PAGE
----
Service and emotional support animals have recently been a topic of conversation on college campuses, despite decades of controversy related to the interpretation of federal law. Amendments to the Americans with Disabilities Act (ADA) offer specific definitions of a service animal; however, the Fair Housing Act has generated further questions regarding the interpretation of permissible service animals under federal law. According to Lissner, the acceptance of emotional support animals on college campuses as a reasonable accommodation continues to be debated, even though the ADA has provided a tighter definition. A review of current working definitions, a brief policy summary, relevant cases, and a list of resources may prove beneficial to professionals working in higher education.
Prior to the September 2010 Department of Justice ruling, little distinction existed between the legal definition of a “service animal” and an “emotional support animal,” as indicated by the ADA. Amendments to Title II thereof state that a “service animal” is specifically any dog that is individually trained to do work or perform tasks for the benefit of an individual with a disability. The work or tasks performed by a service animal must be directly related to the handler's disability. Provisions are also included in the ruling for the use of a miniature horse. Conversely, “emotional support animals” are defined in the Fair Housing Act (1988), in broader terms, as those animals that belong to a person who is emotionally or psychologically disabled.
The right of people with disabilities to keep emotional support animals is stated in Section 504 of the Rehabilitation Act of 1973, the Fair Housing Amendments Act of 1988, and Title II of the American with Disabilities Act. As emotional support and service animals are not “pets” in the conventional sense but rather considered assistive aids, akin to wheelchairs, federal policy requires that reasonable accommodation be considered to persons with disabilities an equal opportunity to use or enjoy a dwelling. There are currently no Federal restrictions on the species of an animal in an emotional support role.
These policies apply to any public or private higher education institution receiving federal financial support. As applied to campus housing, no qualified individual shall be kept from full participation in the institution’s programs or activities, including access to residence halls. The Fair Housing Act (1988) applies to virtually all forms of housing, whether for sale or rent, including residence halls.
According to the FHA, colleges and universities must make reasonable accommodations for persons with disabilities requiring service animals or emotional support animals. A noteworthy difference between the FHA and the ADA considers how service animals and emotional support animals are used in public settings compared with use in the home, i.e., providing mental and/or emotional support. The 1990 amendments to the ADA restrict the definition of a service animal, as mentioned above, and permit the use of a service animal in areas of public accommodation. This may entail modifications to institutional policy, practices, or procedures.
In United States v. University of Nebraska Kearney, wherein a student requested accommodation for the use of an emotional support animal, District Court Judge John M. Gerrard ruled that the university housing in question is considered a “dwelling” and is subject to the provisions of the FHA. Allegations were based not only on refusal to make reasonable accommodation but also on the nature and degree of inquiry into the student’s disability and need of the emotional support animal.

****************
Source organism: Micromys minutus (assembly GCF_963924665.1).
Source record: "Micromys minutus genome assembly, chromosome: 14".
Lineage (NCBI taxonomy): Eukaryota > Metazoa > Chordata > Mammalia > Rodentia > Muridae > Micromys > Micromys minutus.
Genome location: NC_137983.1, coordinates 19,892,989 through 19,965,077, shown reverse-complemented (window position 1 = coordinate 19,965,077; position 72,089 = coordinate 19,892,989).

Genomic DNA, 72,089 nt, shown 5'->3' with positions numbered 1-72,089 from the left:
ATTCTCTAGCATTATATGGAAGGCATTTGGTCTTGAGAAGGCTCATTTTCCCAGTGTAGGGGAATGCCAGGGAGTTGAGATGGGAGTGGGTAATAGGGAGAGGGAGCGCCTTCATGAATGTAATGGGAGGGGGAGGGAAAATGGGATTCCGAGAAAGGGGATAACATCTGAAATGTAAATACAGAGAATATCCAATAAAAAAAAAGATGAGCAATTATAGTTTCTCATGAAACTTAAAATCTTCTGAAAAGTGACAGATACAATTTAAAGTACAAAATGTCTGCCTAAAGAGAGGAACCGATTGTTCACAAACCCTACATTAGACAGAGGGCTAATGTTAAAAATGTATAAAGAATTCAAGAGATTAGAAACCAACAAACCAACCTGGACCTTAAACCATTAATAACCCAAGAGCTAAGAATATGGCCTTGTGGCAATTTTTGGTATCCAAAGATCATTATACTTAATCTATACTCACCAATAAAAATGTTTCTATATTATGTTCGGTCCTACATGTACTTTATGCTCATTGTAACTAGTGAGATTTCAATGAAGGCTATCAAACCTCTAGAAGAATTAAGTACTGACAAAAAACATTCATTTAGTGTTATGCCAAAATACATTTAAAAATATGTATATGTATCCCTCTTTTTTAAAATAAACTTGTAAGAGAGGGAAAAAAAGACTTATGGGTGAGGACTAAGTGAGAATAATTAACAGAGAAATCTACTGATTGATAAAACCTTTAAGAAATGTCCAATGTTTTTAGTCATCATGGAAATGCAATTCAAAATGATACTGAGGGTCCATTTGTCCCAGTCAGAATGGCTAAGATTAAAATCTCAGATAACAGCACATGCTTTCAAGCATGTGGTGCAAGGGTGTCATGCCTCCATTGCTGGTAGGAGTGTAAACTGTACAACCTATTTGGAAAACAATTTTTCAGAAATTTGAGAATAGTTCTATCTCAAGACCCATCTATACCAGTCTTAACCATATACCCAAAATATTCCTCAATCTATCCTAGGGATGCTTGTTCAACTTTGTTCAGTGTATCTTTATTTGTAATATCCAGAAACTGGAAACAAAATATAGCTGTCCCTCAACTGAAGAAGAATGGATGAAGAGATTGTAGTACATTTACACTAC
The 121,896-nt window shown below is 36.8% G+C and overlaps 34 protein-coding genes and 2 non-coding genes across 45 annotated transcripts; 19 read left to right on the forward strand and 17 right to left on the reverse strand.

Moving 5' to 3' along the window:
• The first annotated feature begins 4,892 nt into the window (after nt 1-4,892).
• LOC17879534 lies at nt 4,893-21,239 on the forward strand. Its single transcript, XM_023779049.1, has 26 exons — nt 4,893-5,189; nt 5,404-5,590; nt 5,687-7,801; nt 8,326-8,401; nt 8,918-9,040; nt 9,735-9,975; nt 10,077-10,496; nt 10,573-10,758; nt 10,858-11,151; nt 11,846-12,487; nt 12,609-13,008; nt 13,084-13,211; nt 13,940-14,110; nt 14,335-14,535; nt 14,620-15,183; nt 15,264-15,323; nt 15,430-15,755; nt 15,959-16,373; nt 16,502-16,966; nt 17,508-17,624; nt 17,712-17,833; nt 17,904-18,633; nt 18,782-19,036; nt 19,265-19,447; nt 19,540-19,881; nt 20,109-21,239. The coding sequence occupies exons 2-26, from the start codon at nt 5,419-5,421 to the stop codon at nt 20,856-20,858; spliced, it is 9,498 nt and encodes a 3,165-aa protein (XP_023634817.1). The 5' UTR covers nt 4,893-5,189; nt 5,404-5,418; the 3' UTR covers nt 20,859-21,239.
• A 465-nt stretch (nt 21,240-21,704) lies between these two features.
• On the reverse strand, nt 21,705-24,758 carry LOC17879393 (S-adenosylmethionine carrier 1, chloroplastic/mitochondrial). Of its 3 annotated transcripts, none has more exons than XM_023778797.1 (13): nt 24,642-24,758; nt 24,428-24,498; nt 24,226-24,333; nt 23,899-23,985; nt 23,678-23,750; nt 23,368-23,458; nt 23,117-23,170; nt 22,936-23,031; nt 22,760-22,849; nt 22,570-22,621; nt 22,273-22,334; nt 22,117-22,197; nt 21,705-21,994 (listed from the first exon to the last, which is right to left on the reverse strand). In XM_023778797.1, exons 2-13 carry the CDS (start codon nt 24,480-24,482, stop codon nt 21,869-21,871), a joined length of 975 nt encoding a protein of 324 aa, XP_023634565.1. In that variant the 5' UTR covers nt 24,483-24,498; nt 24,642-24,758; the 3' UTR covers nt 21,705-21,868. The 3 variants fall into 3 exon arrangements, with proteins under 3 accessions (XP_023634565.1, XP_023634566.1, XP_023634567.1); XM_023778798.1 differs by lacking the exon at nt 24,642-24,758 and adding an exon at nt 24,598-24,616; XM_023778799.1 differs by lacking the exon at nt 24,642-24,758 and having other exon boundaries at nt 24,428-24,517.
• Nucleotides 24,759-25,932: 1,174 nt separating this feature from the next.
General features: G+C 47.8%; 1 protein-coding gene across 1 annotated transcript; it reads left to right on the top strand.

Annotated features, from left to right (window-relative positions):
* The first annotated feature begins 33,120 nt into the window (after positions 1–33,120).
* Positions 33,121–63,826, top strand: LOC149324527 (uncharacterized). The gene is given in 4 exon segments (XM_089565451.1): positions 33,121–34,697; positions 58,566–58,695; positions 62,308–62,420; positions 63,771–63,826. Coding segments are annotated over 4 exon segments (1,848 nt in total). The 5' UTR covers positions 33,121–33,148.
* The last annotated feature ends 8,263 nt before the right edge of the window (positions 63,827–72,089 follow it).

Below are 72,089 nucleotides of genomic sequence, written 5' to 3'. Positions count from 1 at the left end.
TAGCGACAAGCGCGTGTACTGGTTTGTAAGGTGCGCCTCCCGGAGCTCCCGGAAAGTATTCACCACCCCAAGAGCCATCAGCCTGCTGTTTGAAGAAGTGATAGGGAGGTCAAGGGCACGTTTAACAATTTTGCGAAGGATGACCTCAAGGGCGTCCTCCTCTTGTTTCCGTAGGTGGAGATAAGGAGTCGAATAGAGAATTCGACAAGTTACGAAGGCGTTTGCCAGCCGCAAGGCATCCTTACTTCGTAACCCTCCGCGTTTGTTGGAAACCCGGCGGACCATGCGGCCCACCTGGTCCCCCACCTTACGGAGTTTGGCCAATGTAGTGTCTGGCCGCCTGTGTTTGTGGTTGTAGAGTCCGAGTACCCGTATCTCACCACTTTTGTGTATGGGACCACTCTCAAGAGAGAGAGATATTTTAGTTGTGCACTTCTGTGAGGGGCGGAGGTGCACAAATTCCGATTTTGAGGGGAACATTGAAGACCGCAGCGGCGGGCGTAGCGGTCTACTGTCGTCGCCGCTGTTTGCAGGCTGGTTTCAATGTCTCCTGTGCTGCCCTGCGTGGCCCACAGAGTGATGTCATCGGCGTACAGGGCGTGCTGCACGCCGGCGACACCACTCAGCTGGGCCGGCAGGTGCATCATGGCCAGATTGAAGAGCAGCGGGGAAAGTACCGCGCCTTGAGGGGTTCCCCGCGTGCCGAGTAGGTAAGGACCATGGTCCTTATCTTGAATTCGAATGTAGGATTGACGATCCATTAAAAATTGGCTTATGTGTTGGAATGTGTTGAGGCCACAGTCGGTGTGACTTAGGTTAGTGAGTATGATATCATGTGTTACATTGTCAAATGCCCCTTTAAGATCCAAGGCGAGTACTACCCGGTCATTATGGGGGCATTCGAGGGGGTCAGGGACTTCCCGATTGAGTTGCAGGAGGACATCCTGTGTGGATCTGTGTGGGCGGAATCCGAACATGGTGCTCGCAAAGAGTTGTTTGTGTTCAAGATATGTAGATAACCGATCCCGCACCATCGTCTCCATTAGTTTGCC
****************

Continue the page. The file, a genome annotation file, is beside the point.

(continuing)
In Alejandro v. Palm Beach State College, District Judge Donald M. Middlebrooks ruled in favor of a student’s right to be accompanied on campus, in residence halls, and to classes by a psychiatric service dog, which was trained to respond to the onset of anxiety attacks the student experienced as a result of Post Traumatic Stress Disorder. The ruling stated that any potential harm or disruption caused by the presence of the service dog was minimal in comparison to the benefit experienced by the student, and, therefore, its presence was considered a reasonable accommodation.
Future cases, specifically those heard at a higher level, may augment the current understanding of reasonable accommodation, as well set precedence in distinguishing between service and emotional support animals, as well as address the relevance of the distinction. Basic working knowledge of the abovementioned federal laws and current institutional policy will inform implementation, which must be assessed on an individual basis. In order to maintain the dignity and privacy of people with disabilities who rely upon service and emotional support animals, specific guidelines exist and can be found in the resources below. Increasingly, healthcare providers and individuals with emotional or psychological disabilities are recognizing the merits of alternative assistive aids, emotional support animals among them.
“Update on Accommodating Service and Assistance Animals on Campus: Making Heads or Tails of Federal Disability Law.” NACUA NOTES, Vol. 10, No. 6 (March 2012)
Lissner, L. Scott. “Staying out of the Dog House, Revisited: A Commentary on U.S. Department of Housing and Urban Development v. University of Nebraska Kearney.” Association on Higher Education and Disability (May 2013).
Bazelon, David L. Right to Emotional Support Animals in “No Pet” Housing. Bazelon Center for Mental Health Law. [www.bazelon.org] Accessed December 18, 2013.